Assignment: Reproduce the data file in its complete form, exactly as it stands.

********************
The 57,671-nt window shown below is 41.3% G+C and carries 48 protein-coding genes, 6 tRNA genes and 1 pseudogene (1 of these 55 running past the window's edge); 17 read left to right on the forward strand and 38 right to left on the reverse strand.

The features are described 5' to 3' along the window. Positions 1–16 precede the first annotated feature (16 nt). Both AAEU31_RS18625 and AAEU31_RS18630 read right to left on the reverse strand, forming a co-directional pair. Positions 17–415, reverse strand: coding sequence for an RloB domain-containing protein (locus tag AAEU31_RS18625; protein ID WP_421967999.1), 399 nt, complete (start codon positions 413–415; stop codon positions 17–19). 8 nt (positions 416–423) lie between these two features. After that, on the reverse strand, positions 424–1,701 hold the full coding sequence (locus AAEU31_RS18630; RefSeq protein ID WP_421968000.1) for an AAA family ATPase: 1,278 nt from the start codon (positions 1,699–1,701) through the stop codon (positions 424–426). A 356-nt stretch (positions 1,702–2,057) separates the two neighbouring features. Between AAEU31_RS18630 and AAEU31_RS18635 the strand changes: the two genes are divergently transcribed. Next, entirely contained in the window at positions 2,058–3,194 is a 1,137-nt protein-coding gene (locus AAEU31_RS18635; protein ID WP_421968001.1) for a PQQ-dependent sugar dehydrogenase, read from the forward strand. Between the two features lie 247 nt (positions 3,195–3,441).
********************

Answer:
The 57,671-nt window shown below is 41.3% G+C and carries 48 protein-coding genes, 6 tRNA genes and 1 pseudogene (1 of these 55 running past the window's edge); 17 read left to right on the forward strand and 38 right to left on the reverse strand.

The features are described 5' to 3' along the window. Positions 1–16 precede the first annotated feature (16 nt). Both AAEU31_RS18625 and AAEU31_RS18630 read right to left on the reverse strand, forming a co-directional pair. Positions 17–415, reverse strand: coding sequence for an RloB domain-containing protein (locus tag AAEU31_RS18625; protein ID WP_421967999.1), 399 nt, complete (start codon positions 413–415; stop codon positions 17–19). 8 nt (positions 416–423) lie between these two features. After that, on the reverse strand, positions 424–1,701 hold the full coding sequence (locus AAEU31_RS18630; RefSeq protein ID WP_421968000.1) for an AAA family ATPase: 1,278 nt from the start codon (positions 1,699–1,701) through the stop codon (positions 424–426). A 356-nt stretch (positions 1,702–2,057) separates the two neighbouring features. Between AAEU31_RS18630 and AAEU31_RS18635 the strand changes: the two genes are divergently transcribed. Next, entirely contained in the window at positions 2,058–3,194 is a 1,137-nt protein-coding gene (locus AAEU31_RS18635; protein ID WP_421968001.1) for a PQQ-dependent sugar dehydrogenase, read from the forward strand. Between the two features lie 247 nt (positions 3,195–3,441).